The Juilliard School and The Curtis Institute of Music
What years were you in GTCYS?
What skills or lessons did you learn in GTCYS that you still use today?
In GTCYS, I always felt encouraged and inspired to bring my “A-game,” but I also got my first taste of what it meant to be part of an enterprise where the overall result was greater than the sum of the individual parts. To me, this is the true spirit of being a team player, and I look for that collective spirit in everything that I do to this day.
Why do you think GTCYS is important for students now?
I think it’s vitally important to find a community of friends who are similarly passionate and engaged. I wasn’t able to find that group in my high school experience, but I very easily found that community of kindred spirits in GTCYS.
How does music still play a part in your life?
I’m lucky enough to be a professional violist, which means I wear a number of hats. I teach viola and chamber music at the New England Conservatory of Music, I play in a string quartet called Brooklyn Rider that tours the world, and I also play as a part of the Silkroad Ensemble, a group founded by cellist Yo-Yo Ma more than 20 years ago.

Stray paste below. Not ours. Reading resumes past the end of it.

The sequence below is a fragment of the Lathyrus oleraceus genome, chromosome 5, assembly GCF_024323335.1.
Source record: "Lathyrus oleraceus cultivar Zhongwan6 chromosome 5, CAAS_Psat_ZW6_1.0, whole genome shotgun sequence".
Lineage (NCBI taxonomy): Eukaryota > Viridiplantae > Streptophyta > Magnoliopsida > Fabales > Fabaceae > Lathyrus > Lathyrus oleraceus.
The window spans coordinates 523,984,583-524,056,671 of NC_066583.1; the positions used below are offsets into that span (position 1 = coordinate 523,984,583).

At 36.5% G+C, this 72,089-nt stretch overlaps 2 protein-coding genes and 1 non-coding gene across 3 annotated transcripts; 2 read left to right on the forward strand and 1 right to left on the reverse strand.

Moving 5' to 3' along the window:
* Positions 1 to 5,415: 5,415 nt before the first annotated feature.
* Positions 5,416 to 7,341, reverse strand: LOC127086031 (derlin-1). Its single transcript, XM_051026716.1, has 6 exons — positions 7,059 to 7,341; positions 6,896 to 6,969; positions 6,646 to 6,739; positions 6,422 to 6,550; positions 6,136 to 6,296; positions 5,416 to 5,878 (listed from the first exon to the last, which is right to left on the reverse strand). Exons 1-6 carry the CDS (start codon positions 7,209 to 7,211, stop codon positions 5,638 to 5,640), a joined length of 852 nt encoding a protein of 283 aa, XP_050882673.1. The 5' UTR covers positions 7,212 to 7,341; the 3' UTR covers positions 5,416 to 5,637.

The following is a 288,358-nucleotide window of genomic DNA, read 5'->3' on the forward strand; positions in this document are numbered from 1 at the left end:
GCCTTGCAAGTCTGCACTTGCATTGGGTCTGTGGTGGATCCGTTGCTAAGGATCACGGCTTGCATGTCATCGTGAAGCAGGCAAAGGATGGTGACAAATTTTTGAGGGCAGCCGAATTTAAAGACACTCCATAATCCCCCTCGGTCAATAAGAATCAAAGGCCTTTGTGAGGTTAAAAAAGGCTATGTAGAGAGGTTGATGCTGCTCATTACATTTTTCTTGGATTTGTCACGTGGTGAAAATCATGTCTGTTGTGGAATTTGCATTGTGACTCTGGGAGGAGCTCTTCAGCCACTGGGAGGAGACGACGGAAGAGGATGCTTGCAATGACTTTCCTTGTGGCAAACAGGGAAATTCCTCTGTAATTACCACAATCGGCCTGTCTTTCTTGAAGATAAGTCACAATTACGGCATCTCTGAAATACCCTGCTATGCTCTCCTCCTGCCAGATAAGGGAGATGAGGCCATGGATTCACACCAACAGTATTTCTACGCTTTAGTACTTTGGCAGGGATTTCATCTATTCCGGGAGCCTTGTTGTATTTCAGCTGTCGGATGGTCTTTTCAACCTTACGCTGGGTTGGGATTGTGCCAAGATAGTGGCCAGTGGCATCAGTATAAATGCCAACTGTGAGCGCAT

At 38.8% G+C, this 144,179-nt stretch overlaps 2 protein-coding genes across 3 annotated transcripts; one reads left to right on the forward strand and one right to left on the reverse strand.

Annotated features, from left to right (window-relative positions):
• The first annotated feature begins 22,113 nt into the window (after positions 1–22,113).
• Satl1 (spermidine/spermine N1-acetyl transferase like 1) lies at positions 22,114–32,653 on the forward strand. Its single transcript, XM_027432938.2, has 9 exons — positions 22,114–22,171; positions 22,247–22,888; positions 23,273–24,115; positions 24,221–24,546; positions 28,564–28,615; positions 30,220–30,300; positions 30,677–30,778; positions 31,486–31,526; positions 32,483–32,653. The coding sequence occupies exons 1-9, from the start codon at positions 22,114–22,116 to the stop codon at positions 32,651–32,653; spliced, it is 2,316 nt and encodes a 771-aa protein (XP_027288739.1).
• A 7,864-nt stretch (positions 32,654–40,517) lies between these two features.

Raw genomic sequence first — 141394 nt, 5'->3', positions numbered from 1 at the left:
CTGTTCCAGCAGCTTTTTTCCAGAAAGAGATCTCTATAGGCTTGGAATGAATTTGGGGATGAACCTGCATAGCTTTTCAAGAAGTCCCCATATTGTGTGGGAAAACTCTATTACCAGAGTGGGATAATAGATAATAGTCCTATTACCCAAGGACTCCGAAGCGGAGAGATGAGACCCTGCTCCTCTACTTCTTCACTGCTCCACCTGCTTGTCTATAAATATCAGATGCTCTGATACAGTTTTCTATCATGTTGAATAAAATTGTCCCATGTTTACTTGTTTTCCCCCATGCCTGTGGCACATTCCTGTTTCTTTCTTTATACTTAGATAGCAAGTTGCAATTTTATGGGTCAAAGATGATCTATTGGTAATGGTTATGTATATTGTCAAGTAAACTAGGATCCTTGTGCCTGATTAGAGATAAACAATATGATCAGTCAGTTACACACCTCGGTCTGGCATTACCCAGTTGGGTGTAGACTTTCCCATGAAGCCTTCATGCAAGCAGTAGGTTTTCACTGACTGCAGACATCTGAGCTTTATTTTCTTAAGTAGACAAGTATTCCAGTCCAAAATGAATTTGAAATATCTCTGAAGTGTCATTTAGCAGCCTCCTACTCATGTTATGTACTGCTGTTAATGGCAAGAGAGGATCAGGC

What is your favorite composer or piece of music?
Impossible to answer! Part of the reason why is that our job as musicians is to love every piece we’re playing as if it is one’s favorite! I will say that one of the most gratifying things I do is to work with living composers bringing new pieces of music to life. I would guess that I’ve been part of hundreds and hundreds of premieres over the years.
What do you hope to see from GTCYS in the next 50 years?
A thriving organization that carries on the tradition of classical music through thoughtful engagement of an ever-growing cannon and actively fostering the music of the future (in equal parts!).